My friends and I sit around often on weekends and discuss our love lives (or I should say the lack there of). We whip out our phones and laugh uncontrollably at all the accurate memes that depict our failed relationships and sip on some wine and swipe until we pass out.
At this point you’re probably like well, “Cool story but why is it so hard to find a genuinely good partner?” and the answer is quite simple.
Thanks to the recent introduction and popularity of dating apps and the fact that our current generation idealizes the “faux” expectations we see on social media daily these platforms have taught us to believe that we do indeed have options and have shaped our ideas of what a perfect partner ought to be like.
Instead of working through issues and growing with our significant other or giving the person we’re dating a chance we wake up and scroll through Instagram, have a brief swipe session on Bumble, and scour through Facebook updates garnering an arsenal of reasons or ideas as to why the current person we’re dating is not good enough or not living up to our expectations as a partner.
The sad truth is that what we see plastered on social media isn’t real.
Don’t get me wrong, I am well aware that there are guys and girls out there that go above and beyond for the person they’re dating whether it is just the beginning of something new or they’ve been with their partner for quite some time.
But with the rise of social media, we are now more likely to compare our connection with the other person in our life to that of an insta-famous couple or to the images we see plastered of happy couples we know on Facebook.
We tend to forget that social media is just a platform where people share their experiences, moments, and memories and just to make it clear they are generally sharing the good ones and not the bad ones with the masses.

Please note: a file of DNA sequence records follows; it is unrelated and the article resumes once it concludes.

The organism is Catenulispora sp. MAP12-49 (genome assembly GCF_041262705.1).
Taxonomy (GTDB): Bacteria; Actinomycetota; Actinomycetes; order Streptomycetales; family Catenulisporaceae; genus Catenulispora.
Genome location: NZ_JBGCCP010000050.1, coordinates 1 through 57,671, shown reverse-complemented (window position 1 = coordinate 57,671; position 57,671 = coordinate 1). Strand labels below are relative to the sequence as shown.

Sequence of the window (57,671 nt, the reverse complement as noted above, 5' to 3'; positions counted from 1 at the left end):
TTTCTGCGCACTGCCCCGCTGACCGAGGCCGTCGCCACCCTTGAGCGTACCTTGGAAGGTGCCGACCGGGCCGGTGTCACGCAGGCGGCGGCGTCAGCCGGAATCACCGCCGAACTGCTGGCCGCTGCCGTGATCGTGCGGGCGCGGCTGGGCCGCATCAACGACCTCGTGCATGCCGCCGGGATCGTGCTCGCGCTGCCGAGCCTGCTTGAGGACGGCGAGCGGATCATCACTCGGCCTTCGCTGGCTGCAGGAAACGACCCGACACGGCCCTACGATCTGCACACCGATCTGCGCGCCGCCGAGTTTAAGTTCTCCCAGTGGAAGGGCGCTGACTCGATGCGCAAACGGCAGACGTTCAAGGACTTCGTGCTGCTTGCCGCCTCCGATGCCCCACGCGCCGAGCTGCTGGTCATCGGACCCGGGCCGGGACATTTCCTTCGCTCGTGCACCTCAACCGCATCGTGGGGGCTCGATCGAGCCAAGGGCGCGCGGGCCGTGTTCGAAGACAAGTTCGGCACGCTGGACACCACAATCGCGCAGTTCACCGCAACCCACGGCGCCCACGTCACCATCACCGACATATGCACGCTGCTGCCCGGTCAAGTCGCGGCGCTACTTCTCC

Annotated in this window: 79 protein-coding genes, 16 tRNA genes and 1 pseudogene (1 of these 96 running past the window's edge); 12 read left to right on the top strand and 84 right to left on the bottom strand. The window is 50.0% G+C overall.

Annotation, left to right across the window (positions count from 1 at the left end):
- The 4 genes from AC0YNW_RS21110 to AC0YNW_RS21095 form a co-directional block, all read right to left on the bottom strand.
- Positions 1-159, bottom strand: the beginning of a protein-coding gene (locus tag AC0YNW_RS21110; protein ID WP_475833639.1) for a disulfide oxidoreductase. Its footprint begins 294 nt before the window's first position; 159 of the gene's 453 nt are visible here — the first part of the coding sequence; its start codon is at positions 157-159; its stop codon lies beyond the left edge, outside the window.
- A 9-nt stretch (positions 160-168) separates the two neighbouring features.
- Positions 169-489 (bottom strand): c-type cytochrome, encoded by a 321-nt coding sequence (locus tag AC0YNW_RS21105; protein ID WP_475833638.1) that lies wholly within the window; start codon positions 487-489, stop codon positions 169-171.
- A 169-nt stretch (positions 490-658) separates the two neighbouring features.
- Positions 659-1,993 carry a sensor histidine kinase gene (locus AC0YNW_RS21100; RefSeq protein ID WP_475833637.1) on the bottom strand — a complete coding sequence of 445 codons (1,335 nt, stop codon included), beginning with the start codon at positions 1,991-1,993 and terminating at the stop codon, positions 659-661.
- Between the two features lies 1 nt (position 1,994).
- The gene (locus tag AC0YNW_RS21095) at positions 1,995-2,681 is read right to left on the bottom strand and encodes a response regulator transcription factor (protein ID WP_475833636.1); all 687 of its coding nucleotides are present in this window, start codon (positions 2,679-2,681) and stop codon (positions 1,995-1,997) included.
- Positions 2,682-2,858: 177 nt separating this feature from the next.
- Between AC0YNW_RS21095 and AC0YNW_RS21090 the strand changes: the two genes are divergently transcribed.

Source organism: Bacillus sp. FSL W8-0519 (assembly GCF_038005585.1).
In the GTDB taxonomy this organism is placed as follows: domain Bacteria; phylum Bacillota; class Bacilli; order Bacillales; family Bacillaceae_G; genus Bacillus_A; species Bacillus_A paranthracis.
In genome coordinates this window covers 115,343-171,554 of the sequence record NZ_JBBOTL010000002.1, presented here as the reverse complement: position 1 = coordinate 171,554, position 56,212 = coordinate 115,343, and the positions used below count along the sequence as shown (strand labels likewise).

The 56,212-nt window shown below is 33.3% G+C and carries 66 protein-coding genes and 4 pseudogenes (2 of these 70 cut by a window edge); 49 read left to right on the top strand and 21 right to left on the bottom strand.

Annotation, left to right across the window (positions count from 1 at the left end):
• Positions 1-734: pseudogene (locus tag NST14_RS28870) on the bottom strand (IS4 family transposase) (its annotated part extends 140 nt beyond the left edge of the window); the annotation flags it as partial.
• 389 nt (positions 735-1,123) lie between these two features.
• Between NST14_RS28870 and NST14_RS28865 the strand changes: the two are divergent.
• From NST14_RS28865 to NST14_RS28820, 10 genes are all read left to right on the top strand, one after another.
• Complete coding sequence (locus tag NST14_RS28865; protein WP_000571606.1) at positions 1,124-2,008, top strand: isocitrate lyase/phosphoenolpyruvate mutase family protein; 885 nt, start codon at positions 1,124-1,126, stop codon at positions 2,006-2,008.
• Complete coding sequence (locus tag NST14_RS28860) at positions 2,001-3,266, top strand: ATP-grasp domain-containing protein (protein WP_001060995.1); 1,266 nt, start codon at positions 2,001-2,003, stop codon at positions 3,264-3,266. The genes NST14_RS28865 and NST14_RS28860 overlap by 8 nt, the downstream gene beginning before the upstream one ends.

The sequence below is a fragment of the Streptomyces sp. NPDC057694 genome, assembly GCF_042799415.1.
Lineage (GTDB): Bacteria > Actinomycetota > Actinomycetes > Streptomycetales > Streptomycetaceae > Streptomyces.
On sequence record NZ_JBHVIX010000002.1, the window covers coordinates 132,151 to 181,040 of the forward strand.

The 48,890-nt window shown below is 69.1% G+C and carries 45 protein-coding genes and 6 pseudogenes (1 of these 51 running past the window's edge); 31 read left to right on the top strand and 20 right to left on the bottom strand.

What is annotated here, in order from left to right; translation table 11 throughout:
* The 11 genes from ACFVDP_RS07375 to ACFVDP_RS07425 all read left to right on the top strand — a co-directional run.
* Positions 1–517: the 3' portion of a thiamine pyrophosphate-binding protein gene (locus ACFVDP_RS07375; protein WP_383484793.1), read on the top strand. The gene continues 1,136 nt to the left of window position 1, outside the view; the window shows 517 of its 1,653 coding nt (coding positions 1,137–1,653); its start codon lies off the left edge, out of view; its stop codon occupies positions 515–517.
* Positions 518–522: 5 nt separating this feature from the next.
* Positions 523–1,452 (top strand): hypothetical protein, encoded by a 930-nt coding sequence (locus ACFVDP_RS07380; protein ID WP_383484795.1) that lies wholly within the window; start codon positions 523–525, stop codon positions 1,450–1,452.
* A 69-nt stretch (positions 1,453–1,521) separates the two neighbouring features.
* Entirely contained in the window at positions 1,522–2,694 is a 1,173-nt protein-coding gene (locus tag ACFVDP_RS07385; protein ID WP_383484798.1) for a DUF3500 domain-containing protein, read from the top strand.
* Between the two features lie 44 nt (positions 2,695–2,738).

In other words, ladies and gentlemen, the reason why your relationships new and old are failing is because your expectations are unrealistic and instead of growing with a potential partner you instead nix them before they even have a chance to reach their full potential.
We have been inundated with the idea that somewhere out there is a perfect person who will sweep you off your feet, take away your troubles, and shower you with gifts as a sign of love and adoration when we should be focused on finding a companion who is a good person at the core.
It shouldn’t be about how they dress, what they look like, what they buy you, or how much money they have but rather whether or not they share the same moral compass, goals, and aspirations as you.
You may not have it all right now, but who’s to say that you can’t build your dreams together?
What I’m urging you to do is break away from expectations to the best of your ability. Appreciate the person you’re with for who they are and how they make you feel. Once again don’t get confused because in no way, shape, or form am I telling you to settle. Actually quite the contrary.
I am telling you to think outside the box and to seek a connection that is real versus a connection that relies heavily on things that feed your ego versus your soul.
I am well aware that this is not an easy task. I for one am a person who always held the people I dated at arm’s length and judged them based on every action small or big, and analyzed it until it didn’t make any sense at all based on the information and ideals projected by social media. So given that I was so impressionable, I’ve spent a majority of my young adult life dating, but not really dating with the idea that my perfect person that I’m meant to be with has not yet come along.
Truth is: if you’re too caught up looking for something that may not present itself how you expect it to then there’s a good chance that you might pass up on the potential of something that is greater than what you ever imagined.
This was a hard lesson I had to learn and although I can’t pinpoint a specific instance or moment where I realized that there is more to love and dating then what I saw or believed to be true, I learned that if you hold on to those naive standards of how things ought to be you won’t be giving yourself a fair chance at finding someone great.
So the next time you find someone who makes you laugh uncontrollably, who only wants to see you smile, and who wants to join you in all your weird explorations and adventures, don’t be quick to let them go since they can’t stock your room with twelve dozens of roses, or take you on extravagant spontaneous trips, or nightly expensive dinners. Because if you let them go, you’d be placing too much value in things that you can grow towards together and not enough attention in the little things that really matter the most.